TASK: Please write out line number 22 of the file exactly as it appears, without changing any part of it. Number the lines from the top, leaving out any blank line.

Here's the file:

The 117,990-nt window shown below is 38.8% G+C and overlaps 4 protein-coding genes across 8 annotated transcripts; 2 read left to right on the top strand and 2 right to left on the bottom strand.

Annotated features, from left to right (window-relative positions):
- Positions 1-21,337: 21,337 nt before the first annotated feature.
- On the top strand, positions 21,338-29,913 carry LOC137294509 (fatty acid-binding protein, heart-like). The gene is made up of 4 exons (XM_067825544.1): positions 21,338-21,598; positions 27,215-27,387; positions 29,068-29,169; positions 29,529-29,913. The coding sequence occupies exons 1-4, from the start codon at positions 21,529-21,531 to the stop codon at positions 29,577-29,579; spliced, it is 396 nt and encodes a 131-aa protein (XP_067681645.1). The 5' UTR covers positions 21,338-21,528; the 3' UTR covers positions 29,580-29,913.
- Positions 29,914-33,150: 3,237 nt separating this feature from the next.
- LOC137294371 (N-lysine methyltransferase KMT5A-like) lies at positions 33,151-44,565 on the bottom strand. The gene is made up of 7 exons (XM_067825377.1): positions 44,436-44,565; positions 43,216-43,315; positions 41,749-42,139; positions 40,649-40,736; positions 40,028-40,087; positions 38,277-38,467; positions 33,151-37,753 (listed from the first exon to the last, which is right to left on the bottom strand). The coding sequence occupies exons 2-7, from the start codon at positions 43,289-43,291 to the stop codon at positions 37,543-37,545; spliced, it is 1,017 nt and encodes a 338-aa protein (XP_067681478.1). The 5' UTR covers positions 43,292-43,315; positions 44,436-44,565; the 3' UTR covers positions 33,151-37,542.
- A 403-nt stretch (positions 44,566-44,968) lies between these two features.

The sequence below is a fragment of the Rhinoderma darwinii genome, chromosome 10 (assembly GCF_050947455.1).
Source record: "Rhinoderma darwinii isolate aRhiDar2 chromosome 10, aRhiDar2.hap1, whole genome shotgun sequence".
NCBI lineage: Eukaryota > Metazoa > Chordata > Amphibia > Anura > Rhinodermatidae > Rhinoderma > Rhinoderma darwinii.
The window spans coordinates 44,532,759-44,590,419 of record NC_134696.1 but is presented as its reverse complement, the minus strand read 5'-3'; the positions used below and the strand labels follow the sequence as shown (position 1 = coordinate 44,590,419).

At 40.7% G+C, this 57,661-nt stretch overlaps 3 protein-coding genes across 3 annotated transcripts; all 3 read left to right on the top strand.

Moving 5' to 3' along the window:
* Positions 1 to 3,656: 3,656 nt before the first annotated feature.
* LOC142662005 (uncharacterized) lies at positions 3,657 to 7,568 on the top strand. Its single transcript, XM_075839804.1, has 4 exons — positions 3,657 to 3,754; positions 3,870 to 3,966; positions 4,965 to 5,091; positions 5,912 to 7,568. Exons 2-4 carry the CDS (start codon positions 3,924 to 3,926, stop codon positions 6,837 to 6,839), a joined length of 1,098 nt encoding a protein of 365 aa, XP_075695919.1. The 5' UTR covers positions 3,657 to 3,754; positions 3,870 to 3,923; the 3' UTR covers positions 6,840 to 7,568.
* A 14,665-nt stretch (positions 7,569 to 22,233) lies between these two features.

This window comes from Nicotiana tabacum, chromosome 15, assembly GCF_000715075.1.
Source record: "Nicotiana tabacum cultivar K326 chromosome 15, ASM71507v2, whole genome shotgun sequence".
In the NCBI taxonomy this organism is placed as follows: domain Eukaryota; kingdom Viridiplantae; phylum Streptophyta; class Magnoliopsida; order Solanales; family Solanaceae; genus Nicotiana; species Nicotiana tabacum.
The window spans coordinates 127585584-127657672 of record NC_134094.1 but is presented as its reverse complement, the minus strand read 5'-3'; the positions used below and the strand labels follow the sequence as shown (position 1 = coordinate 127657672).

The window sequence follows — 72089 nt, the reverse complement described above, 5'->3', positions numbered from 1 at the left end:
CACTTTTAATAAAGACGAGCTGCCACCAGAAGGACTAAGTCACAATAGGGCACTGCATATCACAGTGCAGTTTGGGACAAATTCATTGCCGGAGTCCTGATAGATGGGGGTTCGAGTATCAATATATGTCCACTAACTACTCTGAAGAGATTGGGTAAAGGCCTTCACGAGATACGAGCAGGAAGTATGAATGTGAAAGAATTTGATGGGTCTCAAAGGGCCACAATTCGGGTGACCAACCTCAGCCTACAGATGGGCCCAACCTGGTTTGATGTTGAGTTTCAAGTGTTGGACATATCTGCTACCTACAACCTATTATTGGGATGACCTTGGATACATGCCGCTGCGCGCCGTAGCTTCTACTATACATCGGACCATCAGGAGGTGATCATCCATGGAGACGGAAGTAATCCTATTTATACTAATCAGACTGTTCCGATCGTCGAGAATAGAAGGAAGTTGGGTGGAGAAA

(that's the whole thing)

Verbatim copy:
CACTTTTAATAAAGACGAGCTGCCACCAGAAGGACTAAGTCACAATAGGGCACTGCATATCACAGTGCAGTTTGGGACAAATTCATTGCCGGAGTCCTGATAGATGGGGGTTCGAGTATCAATATATGTCCACTAACTACTCTGAAGAGATTGGGTAAAGGCCTTCACGAGATACGAGCAGGAAGTATGAATGTGAAAGAATTTGATGGGTCTCAAAGGGCCACAATTCGGGTGACCAACCTCAGCCTACAGATGGGCCCAACCTGGTTTGATGTTGAGTTTCAAGTGTTGGACATATCTGCTACCTACAACCTATTATTGGGATGACCTTGGATACATGCCGCTGCGCGCCGTAGCTTCTACTATACATCGGACCATCAGGAGGTGATCATCCATGGAGACGGAAGTAATCCTATTTATACTAATCAGACTGTTCCGATCGTCGAGAATAGAAGGAAGTTGGGTGGAGAAA